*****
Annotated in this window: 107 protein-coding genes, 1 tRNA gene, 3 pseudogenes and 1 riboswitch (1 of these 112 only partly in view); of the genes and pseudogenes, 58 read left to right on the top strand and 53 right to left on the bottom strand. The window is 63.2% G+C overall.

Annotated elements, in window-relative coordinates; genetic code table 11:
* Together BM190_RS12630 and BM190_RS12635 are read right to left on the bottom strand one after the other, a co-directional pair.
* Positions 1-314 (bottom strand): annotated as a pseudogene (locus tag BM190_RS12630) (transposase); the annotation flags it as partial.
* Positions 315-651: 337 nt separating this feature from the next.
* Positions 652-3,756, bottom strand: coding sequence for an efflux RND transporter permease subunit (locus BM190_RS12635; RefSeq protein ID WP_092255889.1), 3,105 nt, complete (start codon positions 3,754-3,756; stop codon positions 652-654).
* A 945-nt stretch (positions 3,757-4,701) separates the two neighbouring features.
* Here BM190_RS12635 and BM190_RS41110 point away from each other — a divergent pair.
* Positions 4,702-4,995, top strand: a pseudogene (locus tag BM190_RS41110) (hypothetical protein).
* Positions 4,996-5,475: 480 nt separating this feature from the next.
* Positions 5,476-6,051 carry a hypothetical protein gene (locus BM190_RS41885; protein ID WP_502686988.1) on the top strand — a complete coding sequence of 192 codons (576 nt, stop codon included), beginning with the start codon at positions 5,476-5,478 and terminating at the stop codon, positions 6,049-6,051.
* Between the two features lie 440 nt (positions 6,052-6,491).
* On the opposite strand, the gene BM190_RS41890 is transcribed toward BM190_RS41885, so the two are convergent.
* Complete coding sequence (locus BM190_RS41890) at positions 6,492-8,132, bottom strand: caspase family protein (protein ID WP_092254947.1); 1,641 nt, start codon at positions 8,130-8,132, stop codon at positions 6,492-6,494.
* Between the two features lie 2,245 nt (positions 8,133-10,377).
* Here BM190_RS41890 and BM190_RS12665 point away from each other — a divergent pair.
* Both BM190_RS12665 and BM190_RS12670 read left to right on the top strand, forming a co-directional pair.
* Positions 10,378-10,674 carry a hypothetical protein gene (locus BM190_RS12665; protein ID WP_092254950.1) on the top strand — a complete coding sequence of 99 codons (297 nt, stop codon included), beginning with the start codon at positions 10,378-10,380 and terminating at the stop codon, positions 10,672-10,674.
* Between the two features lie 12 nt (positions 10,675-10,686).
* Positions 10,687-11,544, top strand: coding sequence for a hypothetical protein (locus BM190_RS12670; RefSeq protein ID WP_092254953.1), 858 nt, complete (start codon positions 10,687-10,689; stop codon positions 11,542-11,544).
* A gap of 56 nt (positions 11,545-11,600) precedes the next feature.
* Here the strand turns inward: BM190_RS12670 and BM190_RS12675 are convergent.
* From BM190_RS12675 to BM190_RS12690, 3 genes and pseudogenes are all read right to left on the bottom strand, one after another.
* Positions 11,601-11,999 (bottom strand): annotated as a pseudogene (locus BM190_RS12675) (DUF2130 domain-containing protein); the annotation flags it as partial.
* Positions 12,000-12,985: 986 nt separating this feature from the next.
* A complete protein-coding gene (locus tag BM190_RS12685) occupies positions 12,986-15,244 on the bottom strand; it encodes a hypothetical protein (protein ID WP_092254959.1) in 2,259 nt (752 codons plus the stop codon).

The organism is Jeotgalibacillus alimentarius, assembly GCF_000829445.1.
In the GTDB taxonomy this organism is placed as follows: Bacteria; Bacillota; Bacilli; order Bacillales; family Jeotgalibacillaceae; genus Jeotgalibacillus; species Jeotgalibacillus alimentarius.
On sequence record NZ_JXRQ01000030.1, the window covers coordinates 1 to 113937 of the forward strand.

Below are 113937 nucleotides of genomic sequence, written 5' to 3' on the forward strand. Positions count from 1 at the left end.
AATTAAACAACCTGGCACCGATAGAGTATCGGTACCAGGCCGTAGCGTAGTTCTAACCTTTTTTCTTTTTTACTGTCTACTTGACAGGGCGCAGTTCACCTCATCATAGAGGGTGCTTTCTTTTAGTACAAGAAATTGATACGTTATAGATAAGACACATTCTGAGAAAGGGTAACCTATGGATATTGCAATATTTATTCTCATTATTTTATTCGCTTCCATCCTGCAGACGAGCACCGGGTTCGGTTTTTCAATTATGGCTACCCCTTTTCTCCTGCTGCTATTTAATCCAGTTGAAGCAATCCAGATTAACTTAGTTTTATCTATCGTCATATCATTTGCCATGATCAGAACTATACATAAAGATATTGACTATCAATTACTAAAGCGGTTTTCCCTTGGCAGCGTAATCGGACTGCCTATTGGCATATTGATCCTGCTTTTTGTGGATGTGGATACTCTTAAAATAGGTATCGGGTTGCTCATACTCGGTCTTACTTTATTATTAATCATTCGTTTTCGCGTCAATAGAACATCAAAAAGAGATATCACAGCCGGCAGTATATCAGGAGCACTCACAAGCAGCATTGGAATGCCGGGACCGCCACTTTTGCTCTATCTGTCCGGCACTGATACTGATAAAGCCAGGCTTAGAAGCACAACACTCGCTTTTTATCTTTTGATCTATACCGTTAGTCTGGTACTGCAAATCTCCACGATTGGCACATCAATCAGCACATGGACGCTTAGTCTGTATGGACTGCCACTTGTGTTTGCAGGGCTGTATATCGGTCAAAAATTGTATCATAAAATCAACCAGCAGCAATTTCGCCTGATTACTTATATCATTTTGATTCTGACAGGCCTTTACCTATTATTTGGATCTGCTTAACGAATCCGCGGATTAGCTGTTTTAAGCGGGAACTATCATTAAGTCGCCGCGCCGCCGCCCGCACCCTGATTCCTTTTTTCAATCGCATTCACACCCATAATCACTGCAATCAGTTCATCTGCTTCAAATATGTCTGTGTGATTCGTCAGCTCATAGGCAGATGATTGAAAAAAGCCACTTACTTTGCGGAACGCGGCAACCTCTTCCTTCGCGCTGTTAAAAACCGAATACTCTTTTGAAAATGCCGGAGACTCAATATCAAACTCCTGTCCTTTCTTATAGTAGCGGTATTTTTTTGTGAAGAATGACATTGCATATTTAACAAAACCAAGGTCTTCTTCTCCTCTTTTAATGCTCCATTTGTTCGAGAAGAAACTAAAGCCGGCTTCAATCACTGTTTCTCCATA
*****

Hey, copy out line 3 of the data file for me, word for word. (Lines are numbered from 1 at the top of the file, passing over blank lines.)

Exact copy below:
* Together BM190_RS12630 and BM190_RS12635 are read right to left on the bottom strand one after the other, a co-directional pair.